Flank steak is like the Rodney Dangerfield of beef cuts — it gets no respect. And yet its reputation is truly unfounded. It isn’t quite as simple to throw on a grill as some more expensive cuts, but when handled properly, it can be one of the most flavorful, cost-effective steaks around. And luckily, that proper handling is not as complicated as some people might think.
Flank steak is a long, lean slab from the belly of the cow. Because of its location, the muscles that make up the flank are well-worked — it makes the meat chewier and tougher, but because of that action and blood flow, it also makes the meat more flavorful. It is easy to counteract a flank’s tough nature if you know what you are doing. With a bit of salting, quick cooking and the proper cutting, you can have a tender, delectable steak at a much better price point.
Buy the right cut and salt it well
Start by buying a flank steak from a trusted source that has deep red coloring and a small amount of fat along the muscle lines. It also helps to try to find a flank steak that is as evenly sized as possible, so you don’t have significantly thicker parts that cook at different times. The average flank steak should be around two pounds.
Flank steak is naturally tougher than other steaks so it does require a bit of forward planning — but luckily that forward planning can be as little as an hour, rather than the time-consuming marinades that many believe is necessary.
The fallacy of marinades is that anything beyond the salt does not actually penetrate deep into the meat. Sugars and spices have too large of molecules to go beyond the small cracks in the surface. So, no matter how long your steak is sitting in a beautifully prepared marinade, the flavors will not do much more than they would if you poured them on top after cooking. The real secret is in the salt.
Salt actually can alter the structure of proteins and muscle fibers, making it particularly useful for cuts of meat with a lot of muscle to be tenderized. That alteration makes the meat more tender and allows it to hang onto more moisture — the two most important elements when dealing with a flank steak.
Depending on what flavors you want to add to your steak, you can either simply dry brine it in salt (about a tablespoon sprinkled on both sides should be plenty) or soak it in a marinade that also has a lot of salt. The salt is the easier of the two, but if you want to use the marinade as a sauce later (after you boil it), it doesn’t hurt to marinate. In either case, you don’t really need much more than an hour, and especially with a marinade that has acids like citrus, you don’t want to go much further than a few hours, because it could actually make the meat tougher.
You also want to start cooking when your meat is at room temperature, so take the meat out of the fridge at least 45 minutes before cooking; if you’re only doing an hour for your brine or marinade, don’t bother sticking it back in the fridge at all.
Cook it hot and fast
When your flank steak is ready to cook, there are a few directions you can take it. Flank steak benefits from high heat because it can overcook quickly. Because it is a cut on the thinner and tougher side, you want to be very careful about temperature.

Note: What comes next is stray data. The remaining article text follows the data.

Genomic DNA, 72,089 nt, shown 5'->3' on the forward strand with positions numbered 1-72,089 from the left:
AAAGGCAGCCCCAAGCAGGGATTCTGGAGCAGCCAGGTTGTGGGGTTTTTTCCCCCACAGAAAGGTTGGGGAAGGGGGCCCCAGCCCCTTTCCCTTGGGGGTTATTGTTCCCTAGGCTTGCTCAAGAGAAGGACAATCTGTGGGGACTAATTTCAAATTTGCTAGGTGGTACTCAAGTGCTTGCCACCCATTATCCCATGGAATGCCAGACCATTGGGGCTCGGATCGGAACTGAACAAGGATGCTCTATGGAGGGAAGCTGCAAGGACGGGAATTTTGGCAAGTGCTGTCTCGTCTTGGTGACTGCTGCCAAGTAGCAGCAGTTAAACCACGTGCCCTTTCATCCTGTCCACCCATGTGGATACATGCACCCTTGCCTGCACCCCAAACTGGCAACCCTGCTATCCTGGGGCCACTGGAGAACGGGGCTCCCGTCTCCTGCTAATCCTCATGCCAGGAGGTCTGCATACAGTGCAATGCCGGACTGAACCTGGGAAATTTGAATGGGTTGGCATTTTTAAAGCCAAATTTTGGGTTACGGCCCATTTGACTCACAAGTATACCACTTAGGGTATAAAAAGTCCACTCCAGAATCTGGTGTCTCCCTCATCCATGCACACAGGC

Grilling is one of the easiest ways to cook this cut of meat and is really the only way to get proper browning on the exterior. Throw the meat on a very hot grill for two to three minutes on each side. If you can check the temperature, try to ensure it only gets up to 125 to 130 F (rare to medium rare), so that you don’t make it tougher. If your grill isn’t hot enough don’t be alarmed if the meat isn’t quite as browned on the outside — the key here is to not overcook, which is much more important than the exterior.
If you have a pan that is large enough, you can cook it on the stovetop, but here is a reason why flank steak is also known as London broil: The easiest method for interior cooking is just to stick it under the broiler.
They key to flank steak anywhere other than the grill is to recognize that you won’t get a lot of browning without overcooking the steak. As a result, flank steak is often seen with heavy sauces on top. For the broiler method, place your steak on top of a baking sheet lined with aluminum foil. Put it on a rack about four to six inches from the heat source and turn halfway through, about three to four minutes on each side. You should check the temperature halfway through to ensure you don’t overcook — again, the end result for rare or medium rare is between 125 to 130 F.
Let it rest and cut it properly
One of the most crucial elements to flank steak is how you carve it. Because of its distinct muscle graining, if you cut it incorrectly, you might be left with much chewier meat.
First, allow the steak to rest for five to 10 minutes. This will seal in the juices and allow the muscles to relax. This is a key element for any steak, but especially important for a cut that is mostly muscle. You can place some aluminum foil over the steak if you are worried about it cooling off.
One it has rested, you want to be sure you are using a sharp knife to slice against the grain. What does that mean, exactly? If the grain is the lines that you see on the steak, slicing against it means you will cut perpendicular to those lines. Don’t cut with the lines (as though they are tracing where you should cut) and instead cut straight across them in the opposite direction. This severs those muscle fibers and makes the meat much less chewy.
If you did use a marinade, you can always boil the marinade for at least five minutes to make it into a sauce. The boiling is key so that you eliminate any pathogens that came from the raw meat.
Flank steak recipes
Now that you've mastered the art of cooking flank steak, here are some of our favorite recipes to use it in: